Pat Shingleton: "Another Covering and another Tropical Storm..."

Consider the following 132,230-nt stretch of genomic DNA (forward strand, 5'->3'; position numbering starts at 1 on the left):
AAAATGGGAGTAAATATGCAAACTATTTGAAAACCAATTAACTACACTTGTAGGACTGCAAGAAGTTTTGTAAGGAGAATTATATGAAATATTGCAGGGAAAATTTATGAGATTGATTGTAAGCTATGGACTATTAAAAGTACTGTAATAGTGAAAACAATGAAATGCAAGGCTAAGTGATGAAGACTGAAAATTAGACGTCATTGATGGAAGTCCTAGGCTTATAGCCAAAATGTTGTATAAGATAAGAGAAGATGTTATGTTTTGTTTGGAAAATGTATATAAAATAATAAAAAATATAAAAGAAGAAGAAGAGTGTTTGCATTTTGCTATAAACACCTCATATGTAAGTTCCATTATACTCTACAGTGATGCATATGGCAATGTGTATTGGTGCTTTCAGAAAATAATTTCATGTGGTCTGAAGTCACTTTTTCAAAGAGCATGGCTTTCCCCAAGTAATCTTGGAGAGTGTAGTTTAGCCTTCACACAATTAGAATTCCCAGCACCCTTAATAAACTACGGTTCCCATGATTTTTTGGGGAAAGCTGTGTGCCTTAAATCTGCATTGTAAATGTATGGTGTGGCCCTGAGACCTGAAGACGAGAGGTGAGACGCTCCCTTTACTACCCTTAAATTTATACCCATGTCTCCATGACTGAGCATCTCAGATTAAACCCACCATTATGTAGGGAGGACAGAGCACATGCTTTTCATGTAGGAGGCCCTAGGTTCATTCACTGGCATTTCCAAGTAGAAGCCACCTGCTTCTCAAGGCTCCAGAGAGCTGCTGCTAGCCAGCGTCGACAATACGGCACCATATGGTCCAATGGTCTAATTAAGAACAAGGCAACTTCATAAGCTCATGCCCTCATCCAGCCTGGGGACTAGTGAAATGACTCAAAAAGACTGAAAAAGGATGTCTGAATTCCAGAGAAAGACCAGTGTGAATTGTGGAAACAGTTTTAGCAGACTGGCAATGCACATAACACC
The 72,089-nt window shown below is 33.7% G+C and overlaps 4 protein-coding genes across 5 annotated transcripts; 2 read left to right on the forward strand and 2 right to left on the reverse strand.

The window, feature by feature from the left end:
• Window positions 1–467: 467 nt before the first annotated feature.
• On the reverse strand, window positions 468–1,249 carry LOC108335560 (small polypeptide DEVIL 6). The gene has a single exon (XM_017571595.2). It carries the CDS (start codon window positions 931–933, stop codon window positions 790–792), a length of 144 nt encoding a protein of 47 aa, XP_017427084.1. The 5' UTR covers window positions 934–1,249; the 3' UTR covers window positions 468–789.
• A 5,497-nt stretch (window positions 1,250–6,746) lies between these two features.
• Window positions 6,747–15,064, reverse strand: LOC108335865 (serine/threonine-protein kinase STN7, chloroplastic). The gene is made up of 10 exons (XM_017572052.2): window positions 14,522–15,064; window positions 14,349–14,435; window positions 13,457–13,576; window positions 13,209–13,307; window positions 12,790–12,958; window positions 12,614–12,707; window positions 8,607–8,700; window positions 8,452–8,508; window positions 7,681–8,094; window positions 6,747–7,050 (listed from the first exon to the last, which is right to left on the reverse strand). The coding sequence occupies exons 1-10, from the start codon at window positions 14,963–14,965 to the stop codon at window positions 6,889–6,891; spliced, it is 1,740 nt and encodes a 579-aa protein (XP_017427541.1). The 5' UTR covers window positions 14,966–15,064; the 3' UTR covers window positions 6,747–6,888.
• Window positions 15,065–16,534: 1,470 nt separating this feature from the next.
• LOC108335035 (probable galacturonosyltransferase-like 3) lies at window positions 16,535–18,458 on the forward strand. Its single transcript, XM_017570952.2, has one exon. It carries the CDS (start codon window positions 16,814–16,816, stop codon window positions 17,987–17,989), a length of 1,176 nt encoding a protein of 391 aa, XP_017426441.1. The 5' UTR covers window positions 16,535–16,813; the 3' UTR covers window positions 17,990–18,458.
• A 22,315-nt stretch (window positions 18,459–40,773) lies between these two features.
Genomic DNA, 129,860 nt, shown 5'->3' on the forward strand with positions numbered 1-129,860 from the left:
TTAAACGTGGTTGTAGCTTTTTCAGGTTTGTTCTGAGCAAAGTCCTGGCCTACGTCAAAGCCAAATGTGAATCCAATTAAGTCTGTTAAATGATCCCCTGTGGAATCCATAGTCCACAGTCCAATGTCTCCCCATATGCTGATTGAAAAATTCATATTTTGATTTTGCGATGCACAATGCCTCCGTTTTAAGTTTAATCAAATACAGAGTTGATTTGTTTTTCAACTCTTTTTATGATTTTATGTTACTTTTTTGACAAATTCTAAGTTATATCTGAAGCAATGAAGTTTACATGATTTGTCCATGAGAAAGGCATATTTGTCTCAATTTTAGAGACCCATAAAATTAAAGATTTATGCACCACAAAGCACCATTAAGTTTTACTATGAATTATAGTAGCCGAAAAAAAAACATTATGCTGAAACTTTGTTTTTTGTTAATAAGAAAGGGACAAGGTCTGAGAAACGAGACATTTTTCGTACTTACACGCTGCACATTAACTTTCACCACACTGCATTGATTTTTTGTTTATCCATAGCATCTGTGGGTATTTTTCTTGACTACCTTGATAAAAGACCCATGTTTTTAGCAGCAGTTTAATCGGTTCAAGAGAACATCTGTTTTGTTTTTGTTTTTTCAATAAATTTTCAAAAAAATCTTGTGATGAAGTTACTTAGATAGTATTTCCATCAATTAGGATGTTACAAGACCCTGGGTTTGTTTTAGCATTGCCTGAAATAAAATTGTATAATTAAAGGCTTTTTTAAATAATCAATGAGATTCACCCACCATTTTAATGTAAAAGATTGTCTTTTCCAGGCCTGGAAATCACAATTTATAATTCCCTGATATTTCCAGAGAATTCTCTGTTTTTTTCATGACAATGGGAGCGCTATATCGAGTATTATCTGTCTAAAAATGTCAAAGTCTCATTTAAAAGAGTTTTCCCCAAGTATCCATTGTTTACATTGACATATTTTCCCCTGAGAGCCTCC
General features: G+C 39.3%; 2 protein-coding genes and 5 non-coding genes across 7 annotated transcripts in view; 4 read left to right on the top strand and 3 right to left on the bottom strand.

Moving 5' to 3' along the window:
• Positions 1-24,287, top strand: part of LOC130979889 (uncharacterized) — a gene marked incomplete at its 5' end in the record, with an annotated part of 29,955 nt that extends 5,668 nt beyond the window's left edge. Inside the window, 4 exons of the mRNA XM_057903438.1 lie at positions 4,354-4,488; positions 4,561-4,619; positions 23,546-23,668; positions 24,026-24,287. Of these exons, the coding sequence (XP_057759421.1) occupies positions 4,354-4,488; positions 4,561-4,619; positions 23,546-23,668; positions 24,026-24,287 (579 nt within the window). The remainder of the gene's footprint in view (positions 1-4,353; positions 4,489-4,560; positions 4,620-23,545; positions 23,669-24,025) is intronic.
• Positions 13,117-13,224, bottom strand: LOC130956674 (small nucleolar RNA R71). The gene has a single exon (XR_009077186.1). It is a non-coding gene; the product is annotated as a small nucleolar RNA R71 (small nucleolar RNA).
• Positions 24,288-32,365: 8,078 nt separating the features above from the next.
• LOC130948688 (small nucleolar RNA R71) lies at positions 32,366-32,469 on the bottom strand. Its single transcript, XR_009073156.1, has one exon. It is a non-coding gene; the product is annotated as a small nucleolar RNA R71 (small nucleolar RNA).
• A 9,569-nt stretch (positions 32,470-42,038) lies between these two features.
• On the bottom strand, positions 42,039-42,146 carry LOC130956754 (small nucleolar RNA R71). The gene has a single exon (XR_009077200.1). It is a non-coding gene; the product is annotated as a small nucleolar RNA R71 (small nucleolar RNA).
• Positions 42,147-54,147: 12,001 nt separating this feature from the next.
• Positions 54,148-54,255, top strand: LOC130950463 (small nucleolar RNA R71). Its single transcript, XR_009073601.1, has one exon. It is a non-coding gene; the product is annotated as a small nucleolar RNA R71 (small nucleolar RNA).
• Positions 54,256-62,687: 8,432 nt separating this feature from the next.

The shade of a tree or building can reduce the temperature by eight degrees. I posted a column years ago from the Ellwood City Area Historical Society Newsletter. These folks devoted an issue of the newsletter to the first covered bridge that connected Ellwood City, PA with Hazel Dell, a smaller village on the north side of town. The length of the bridge was 165 feet with a width of twelve feet eight inches. The width was determined to accommodate the size of buggies and wagons. These covered bridges were constructed to provide shelter for travelers during inclement weather. Also in the newsletter was the use of the spring house that preserved milk and meat from spoiling during the warm summer months in addition to supplying fresh spring water. Now that Christobol is downgraded and moving to the western Great Lakes, another system created consequences for us. In 2001, Tropical Storm Allison weakened to a depression and stalled over eastern Texas. On June 8, the remnants of the storm drifted south, re-forming over the northwestern Gulf of Mexico. The system lingered, spun and reorganized as a tropical cyclone before moving inland over Louisiana on the 11th. That morning, the winds increased to 45 m.p.h., as the center moved across southeastern Louisiana and southeastern Mississippi. On June 14 it became a sub-tropical depression and tracked east-northeast, stalling over eastern North Carolina. For three days it wandered around the mid-Atlantic coast, merged with a cold front and dissipated in Nova Scotia on the 19th. Allison was a tremendous rain machine dumping 36.99 inches on Houston and more than 20 inches in Baton Rouge. It caused $5 billion damage and 41 deaths and became the costliest and deadliest U.S. tropical storm on record.
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